An astonishing fossil of an extinct ‘sea dragon’ discovered by a wetland conservationist one day at work has been hailed as the largest and most complete fossil of its kind ever found in Britain.
The fossil, identified as an ichthyosaur, an ancient marine reptile that swam in Earth’s prehistoric oceans when dinosaurs walked on land, was found poking out of the mud, and scientists say the ancient specimen is practically complete from tip to tail.
The fossilized ichthyosaur. (Anglian Water)
“Our specimen, the Rutland Ichthyosaur or the Rutland Sea Dragon, is the biggest complete ichthyosaur ever found in Britain in over 200 years of collecting these things scientifically,” says paleontologist Dean Lomax who led the excavation.
Joe Davis, a conservationist with the Leicestershire and Rutland Wildlife Trust, first spied an exposed jawbone of the fossil in February 2021 during routine landscaping works at the Rutland Water Nature Reserve, a small wetland conservation area in the English Midlands.
The fossilized remains were excavated over three weeks in a delicate operation involving plenty of plaster and wooden splints used to protect the gigantic yet fragile specimen as it was removed from its muddy tomb.
Faced with mounting bird poop and awful weather, the team of paleontologists, conservationists, and volunteers ultimately prevailed, safely uncovering and extracting the 10-meter-long fossil and its entire backbone consisting of more than 150 individual vertebrae.
“I know lots of people have spent their lives looking for something like this and I’ve been very lucky to come across it,” Davis told New Scientist about the find, which was initially dismissed by his colleague, Paul Trevor, as “just a pipe”.
Ichthyosaurs, which range in size from 1 meter (3.3 feet) to more than 25 meters (85 feet) and resemble modern-day dolphins, first appeared roughly 250 million years ago and died out about 160 million years later.
The Rutland Sea Dragon lay covered in clay-rich rocks that the researchers say were deposited during the early Jurassic period, around 180 million years ago. It is most likely a species called Temnodontosaurus trigonodon, although the preliminary findings have not yet been peer-reviewed.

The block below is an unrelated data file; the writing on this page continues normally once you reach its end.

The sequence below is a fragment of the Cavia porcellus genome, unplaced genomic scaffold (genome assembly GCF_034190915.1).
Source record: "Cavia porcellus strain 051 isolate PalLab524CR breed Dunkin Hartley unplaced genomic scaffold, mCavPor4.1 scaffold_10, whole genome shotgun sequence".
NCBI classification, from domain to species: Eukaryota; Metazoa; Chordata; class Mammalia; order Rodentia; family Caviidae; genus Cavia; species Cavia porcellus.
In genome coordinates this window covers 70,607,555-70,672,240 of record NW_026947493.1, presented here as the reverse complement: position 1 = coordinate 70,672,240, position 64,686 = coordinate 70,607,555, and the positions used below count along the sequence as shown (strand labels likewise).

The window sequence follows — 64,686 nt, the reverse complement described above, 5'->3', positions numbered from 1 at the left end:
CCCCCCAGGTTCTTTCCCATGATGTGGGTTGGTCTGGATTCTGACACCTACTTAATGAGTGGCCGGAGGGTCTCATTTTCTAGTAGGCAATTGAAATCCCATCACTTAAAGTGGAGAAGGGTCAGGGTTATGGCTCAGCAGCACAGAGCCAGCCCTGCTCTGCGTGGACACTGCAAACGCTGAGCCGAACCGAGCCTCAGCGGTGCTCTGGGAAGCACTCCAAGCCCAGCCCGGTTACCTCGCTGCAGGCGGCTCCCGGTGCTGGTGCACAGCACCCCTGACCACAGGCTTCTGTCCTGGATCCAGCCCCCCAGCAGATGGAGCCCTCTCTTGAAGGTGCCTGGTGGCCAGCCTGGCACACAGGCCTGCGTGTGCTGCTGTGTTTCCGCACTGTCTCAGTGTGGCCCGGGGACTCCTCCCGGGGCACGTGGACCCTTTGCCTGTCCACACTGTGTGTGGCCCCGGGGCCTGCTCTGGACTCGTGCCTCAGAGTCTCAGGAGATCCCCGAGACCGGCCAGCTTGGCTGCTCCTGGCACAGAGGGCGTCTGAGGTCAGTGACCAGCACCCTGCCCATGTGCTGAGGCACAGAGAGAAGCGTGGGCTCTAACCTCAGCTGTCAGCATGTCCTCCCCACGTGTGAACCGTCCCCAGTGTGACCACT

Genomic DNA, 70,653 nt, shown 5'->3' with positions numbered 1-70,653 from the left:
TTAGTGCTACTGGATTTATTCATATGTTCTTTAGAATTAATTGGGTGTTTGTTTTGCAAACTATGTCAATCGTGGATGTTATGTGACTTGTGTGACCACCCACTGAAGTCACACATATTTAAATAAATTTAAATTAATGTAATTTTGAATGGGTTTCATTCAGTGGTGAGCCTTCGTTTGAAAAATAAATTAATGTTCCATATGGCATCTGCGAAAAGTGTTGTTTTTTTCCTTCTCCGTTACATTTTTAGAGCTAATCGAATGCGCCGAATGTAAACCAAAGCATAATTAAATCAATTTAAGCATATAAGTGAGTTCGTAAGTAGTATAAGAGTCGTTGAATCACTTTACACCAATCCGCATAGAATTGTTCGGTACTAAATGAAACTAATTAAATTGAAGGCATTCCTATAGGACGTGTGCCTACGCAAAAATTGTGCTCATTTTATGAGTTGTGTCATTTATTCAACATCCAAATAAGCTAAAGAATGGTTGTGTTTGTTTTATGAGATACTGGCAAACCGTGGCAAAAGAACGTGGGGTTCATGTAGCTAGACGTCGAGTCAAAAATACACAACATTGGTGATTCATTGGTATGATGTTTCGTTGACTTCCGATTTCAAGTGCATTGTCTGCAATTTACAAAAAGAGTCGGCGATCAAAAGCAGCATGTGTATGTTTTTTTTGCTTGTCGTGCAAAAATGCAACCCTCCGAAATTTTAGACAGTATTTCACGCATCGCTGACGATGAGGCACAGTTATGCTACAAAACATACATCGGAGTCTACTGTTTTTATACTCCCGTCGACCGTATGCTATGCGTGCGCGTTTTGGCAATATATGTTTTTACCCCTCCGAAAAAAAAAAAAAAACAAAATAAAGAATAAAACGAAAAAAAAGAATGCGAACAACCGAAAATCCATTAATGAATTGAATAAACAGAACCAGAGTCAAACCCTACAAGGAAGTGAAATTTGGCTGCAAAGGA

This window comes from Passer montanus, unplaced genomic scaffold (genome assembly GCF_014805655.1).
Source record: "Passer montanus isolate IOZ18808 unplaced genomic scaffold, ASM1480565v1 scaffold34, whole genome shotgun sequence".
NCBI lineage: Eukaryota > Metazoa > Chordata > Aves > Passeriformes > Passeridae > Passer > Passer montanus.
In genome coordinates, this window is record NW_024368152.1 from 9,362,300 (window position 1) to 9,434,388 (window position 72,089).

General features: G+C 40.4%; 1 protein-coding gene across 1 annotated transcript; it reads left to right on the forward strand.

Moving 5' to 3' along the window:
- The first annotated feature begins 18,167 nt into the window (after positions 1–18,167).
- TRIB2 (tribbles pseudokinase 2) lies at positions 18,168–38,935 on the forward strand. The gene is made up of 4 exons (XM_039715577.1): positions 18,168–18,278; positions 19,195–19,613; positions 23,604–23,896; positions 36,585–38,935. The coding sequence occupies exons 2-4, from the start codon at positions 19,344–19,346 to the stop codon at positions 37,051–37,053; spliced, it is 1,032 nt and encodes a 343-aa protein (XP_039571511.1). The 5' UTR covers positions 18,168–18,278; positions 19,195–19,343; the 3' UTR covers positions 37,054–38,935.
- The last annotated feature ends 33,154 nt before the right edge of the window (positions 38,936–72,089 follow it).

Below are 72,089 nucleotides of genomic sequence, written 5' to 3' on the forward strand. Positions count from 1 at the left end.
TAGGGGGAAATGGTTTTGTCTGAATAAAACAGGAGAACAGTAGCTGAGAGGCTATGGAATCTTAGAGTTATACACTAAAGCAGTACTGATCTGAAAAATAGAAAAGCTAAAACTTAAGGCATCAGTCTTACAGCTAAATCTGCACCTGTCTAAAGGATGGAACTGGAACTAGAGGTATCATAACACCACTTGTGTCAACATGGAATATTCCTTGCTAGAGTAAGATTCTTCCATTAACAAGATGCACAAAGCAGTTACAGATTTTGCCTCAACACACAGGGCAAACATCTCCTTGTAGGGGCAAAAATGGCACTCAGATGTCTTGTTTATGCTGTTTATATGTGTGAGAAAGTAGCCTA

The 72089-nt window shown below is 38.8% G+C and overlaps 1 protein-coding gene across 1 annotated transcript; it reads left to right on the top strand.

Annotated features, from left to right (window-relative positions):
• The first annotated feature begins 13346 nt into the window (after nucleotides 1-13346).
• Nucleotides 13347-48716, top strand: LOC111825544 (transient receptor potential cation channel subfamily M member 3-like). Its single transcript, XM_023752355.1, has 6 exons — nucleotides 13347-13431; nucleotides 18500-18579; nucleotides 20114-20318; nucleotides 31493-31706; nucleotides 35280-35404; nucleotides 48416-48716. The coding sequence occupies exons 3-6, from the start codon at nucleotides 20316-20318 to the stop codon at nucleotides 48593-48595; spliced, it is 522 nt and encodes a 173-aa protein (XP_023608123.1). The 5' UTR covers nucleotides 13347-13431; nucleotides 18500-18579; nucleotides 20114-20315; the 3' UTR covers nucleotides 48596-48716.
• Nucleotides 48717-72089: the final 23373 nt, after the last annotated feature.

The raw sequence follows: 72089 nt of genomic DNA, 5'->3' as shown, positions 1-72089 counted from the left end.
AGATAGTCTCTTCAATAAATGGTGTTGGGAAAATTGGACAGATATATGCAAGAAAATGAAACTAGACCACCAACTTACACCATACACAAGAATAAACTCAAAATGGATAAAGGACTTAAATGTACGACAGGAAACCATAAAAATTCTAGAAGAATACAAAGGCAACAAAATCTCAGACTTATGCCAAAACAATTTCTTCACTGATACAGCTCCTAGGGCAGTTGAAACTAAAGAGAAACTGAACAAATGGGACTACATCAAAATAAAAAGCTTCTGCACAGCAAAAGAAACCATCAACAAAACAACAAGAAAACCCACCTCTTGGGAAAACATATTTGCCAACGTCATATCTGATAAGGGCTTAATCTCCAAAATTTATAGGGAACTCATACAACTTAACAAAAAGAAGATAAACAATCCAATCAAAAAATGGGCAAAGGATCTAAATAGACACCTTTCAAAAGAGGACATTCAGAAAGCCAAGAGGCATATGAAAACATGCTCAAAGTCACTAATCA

“It is a truly unprecedented discovery and one of the greatest finds in British paleontological history,” says Lomax, a visiting scientist at the University of Manchester.
Two smaller, partial ichthyosaur skeletons were found decades ago in the same wetland area, so finding another was not totally unexpected for local scientists, but the size of the new fossil – which dwarfs its discoverers – was still a “total surprise”.
“We thought that the specimen might have had its tail destroyed or scattered by bulldozers when the lagoon had been dug out some 10 years previously,” writes paleontologist Nigel Larkin in a blog post about the find.
“We soon uncovered ribs, a portion of the skull, and – amazingly – revealed an entire vertebral column down to the very tip of the tail where the vertebrae are the size of a penny.”
Uncovering the skeleton was just the first step, and extracting the giant fossil was a serious task: Once encased in plaster, the skull alone weighed just under 1 tonne.
“It’s not often you are responsible for safely lifting a very important but very fragile fossil weighing that much,” says Larkin, a specialist paleontological conservator.
The spectacular specimen, only recently revealed to the public, is still wrapped in its plaster cast, stored in a secret location, and has not yet been studied in detail. The researchers plan to prepare academic papers describing the discovery once it has been cleaned up and conserved.
“Despite the thousands of ichthyosaurs discovered in Britain, none of them are quite as large as this specimen, and few examples of this genus [have] been found in the UK that are this complete,” Larkin added in a blog post.
Luckily for fossil fiends, the team took a 3D scan of the fully exposed specimen (which you can view in jaw-dropping detail here) before any bones were removed.
The researchers also took samples of fossils surrounding the main specimen, including squid-like ammonites and belemnites, to better understand the environment where the ichthyosaur lived and died, and to date the animal to roughly 182 million years old.
“If our identification of the ichthyosaur is correct, as a species called Temnodontosaurus trigonodon, this will provide new details on the geographic range of the species, as it hasn’t been confirmed from the UK before,” says palaeontologist Mark Evans of the University of Leicester.
Most other Temnodontosaurus fossils, known for their incredibly large eyes, have been found in Germany and North America, with another in Chile.
The team plans to apply for funding for the next phase of conservation to clean and prepare the fossil, after which they hope the creature’s skeleton will be placed on permanent display close to where it was found.